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AFRICA: Home-based care as effective as clinical care

NAIROBI, 26 November 2009 (IRIN) - A new Ugandan study adds to a growing body of evidence that providing home-based antiretroviral (ARV) care in low-income settings can be as effective as facility-based interventions.

The study, run by The AIDS Support Organisation (TASO), a national NGO, recorded the progress of 859 patients receiving home-based care in the district of Jinja in southeastern Uganda, and 594 receiving care at clinics in the town of Jinja, from Feb 2005 till Jan 2009.

"In terms of patient survival, patient retention and virological failure [an increase in viral load after taking ARVs], the patients in both arms of the study had very similar results," lead author Dr Shabbar Jaffar, from the London School of Hygiene and Tropical Medicine's department of epidemiology and population health, told IRIN/PlusNews.

In home-based care, 16 percent of patients had virological failure, compared with 17 percent in facility care; 11 percent of patients in both arms of the study died during the course of the research; one percent of patients receiving home care were lost to follow-up, and two percent of those receiving clinical care.

"We also found that for patients, the cost of home-based care was significantly lower because they did not have to make as many clinic visits. Costs incurred by the healthcare service were also slightly less for home-based care, but not by much," Jaffar said. Overall, the median cost of a clinic visit was US$2·30, about 13 percent of the reported monthly cash income for men, and 20 percent for women.

Task-shifting

Trained field officers on motorcycles visited patients in the home-care group every month to deliver drugs and provide adherence support; patients in the facility-based group obtained drugs from the clinic each month and had routine reviews with a medical officer and counsellor every three months.

"The main significance of this study is that it shows that programmes can successfully roll out care, using non-clinical workers," Jaffar said. "The need to rely on clinical staff is not as great as previously thought."

According to the UN World Health Organization, Uganda has only one doctor for every 22,000 patients, and an overall health worker deficit of up to 80 percent. Other African countries are not much better off: Tanzania has just 2.3 doctors per 100,000 people, while Malawi has 1.1 doctors for a similar population.

"Systems like South Africa's, where HIV service delivery is so highly medicalized, are not necessary, and can in fact inhibit wider access to these vital services," Jaffar noted.

Several southern African countries - Malawi, Mozambique, Lesotho - have allowed nurses to initiate and manage ARVs, but South Africa, where the doctor-patient ratio is better than many African countries - 69.2 doctors for every 100,000 people - still largely relies on doctors to manage HIV treatment.

Experts estimate that if this country is to reach its target of providing ARV coverage to 80 percent of people in urgent need of the drugs, it would have to more than double the number of people currently starting treatment annually.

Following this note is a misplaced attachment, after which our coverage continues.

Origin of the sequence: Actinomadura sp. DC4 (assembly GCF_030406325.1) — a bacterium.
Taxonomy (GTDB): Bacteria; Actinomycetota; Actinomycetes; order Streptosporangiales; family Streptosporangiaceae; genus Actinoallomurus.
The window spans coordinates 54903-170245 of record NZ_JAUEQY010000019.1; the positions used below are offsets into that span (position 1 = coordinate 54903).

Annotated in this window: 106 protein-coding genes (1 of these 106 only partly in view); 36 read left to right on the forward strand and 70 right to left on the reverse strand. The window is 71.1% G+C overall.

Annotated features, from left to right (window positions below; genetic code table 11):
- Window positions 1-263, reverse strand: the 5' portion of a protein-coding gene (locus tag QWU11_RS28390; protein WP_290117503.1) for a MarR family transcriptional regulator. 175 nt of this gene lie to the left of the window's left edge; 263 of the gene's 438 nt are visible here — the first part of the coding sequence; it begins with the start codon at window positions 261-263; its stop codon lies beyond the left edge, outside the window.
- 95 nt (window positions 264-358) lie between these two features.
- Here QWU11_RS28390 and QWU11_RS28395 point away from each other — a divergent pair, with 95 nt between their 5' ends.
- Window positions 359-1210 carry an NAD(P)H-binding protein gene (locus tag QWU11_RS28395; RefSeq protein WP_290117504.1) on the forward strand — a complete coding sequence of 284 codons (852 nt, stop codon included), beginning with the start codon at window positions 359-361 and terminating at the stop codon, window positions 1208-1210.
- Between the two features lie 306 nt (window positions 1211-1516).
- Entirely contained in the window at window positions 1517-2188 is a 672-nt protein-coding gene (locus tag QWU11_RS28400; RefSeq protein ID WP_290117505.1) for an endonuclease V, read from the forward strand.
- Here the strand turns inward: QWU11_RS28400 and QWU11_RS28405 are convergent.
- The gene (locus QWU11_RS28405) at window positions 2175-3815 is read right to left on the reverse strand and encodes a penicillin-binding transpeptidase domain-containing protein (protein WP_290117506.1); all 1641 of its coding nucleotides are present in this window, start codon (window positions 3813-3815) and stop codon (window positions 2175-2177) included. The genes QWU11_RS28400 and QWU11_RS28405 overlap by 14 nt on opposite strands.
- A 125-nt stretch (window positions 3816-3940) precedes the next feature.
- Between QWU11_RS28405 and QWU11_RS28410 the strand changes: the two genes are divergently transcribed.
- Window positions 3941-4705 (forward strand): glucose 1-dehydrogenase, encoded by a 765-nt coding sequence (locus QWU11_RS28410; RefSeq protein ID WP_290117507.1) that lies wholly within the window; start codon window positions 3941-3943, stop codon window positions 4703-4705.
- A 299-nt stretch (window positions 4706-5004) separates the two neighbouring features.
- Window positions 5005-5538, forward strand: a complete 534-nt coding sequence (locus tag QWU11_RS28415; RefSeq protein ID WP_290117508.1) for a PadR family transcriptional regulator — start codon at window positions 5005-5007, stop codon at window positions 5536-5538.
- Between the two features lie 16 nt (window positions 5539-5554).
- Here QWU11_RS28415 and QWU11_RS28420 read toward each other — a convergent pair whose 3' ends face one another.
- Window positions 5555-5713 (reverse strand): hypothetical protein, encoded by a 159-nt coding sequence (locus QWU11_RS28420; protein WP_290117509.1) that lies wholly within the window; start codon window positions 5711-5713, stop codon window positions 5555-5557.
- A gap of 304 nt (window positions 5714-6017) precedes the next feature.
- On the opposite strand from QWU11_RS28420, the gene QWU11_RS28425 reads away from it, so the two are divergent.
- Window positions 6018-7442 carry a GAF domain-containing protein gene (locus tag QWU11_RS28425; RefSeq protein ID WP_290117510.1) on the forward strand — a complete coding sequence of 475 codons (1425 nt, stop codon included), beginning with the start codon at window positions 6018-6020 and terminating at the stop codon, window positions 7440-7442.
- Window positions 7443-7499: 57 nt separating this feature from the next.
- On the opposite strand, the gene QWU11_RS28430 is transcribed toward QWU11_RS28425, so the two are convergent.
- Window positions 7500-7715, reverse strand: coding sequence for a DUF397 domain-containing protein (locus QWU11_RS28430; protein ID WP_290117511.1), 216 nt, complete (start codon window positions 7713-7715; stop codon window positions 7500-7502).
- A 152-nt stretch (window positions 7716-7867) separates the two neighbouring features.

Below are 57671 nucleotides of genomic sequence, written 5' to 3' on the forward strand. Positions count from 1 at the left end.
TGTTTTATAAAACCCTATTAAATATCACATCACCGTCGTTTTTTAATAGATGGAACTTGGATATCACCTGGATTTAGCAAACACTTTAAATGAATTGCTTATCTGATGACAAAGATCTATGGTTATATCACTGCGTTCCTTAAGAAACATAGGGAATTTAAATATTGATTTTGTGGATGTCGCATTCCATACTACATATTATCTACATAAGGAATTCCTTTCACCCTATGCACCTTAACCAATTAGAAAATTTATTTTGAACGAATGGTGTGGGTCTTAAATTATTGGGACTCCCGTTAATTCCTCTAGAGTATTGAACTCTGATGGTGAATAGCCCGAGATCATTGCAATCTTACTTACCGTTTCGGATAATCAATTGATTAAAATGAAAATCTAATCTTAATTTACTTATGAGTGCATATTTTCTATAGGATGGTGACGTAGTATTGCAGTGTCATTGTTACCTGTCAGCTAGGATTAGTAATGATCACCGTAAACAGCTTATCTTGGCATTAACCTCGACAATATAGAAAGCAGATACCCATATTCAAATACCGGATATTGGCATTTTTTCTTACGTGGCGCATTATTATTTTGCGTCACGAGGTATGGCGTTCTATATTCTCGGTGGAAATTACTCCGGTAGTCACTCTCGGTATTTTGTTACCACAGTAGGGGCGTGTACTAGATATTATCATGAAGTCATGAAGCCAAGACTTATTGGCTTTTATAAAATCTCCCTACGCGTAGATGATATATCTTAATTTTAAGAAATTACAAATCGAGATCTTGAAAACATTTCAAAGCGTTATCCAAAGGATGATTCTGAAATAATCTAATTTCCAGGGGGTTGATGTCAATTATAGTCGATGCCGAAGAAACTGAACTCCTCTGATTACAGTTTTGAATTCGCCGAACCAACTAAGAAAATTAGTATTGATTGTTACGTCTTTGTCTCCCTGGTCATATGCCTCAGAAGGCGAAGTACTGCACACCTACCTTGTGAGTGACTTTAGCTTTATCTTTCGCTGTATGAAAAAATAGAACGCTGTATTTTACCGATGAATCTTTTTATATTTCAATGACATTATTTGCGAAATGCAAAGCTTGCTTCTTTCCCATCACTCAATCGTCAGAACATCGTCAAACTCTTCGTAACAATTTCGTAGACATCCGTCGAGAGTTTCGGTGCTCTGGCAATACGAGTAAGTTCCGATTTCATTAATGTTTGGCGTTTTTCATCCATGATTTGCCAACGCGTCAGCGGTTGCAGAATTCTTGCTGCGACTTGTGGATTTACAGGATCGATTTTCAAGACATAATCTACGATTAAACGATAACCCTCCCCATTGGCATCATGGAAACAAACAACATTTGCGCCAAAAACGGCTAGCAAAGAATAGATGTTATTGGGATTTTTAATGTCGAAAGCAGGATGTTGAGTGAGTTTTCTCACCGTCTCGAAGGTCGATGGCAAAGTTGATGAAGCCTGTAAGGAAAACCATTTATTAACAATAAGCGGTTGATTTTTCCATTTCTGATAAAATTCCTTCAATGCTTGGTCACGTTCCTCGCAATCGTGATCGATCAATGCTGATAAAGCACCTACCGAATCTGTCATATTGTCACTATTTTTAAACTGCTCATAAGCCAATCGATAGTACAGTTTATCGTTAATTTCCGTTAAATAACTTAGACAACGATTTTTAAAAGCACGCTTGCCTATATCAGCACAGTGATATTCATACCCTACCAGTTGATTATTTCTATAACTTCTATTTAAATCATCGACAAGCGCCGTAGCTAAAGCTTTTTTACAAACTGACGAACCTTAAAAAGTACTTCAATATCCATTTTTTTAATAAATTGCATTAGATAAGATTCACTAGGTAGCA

More on task-shifting:
 Task-shifting brings rapid scale-up of ART rollout
 Can lay counsellors fill the health worker gap?
 Many hands make healthcare more efficient
Uganda's home-based care research programme also allowed health workers to provide HIV counselling and testing to other family members, which would not have been possible in the clinical setting, where a patient is usually seen alone. Jaffar said the additional services were very well received.

"Another thing we thought we might find was stigma; we had been warned that we would find that homes that were visited by these workers would be stigmatized by the community, but this is not what happened at all," he said. "In the Ugandan case, TASO had a good relationship with the community prior to our arrival; in a different setting, stigma could be an issue."

A need for training

The field officers used in the study had degree qualifications or college diplomas, and received four weeks of intensive training at the start of the study, with subsequent yearly refresher courses in the principles of ARV therapy and adherence support.

A recent Ugandan study found that many clinical officers, nurses and midwives were prescribing ARVs without sufficient training.

"Rolling out home-based care would mean providing staff with training and support mechanisms; effectively you are creating a new cadre of health worker, one that is easy to get hold of, easy to train and easy to retain," Jaffar said.

The researchers are exploring the possibility of expanding the same model of home-based care to other chronic health conditions such as tuberculosis and cardiovascular disease.

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Theme (s): Care/Treatment - PlusNews, Education, Health & Nutrition, HIV/AIDS (PlusNews), Prevention - PlusNews, Stigma/Human Rights/Law - PlusNews,

[This report does not necessarily reflect the views of the United Nations]

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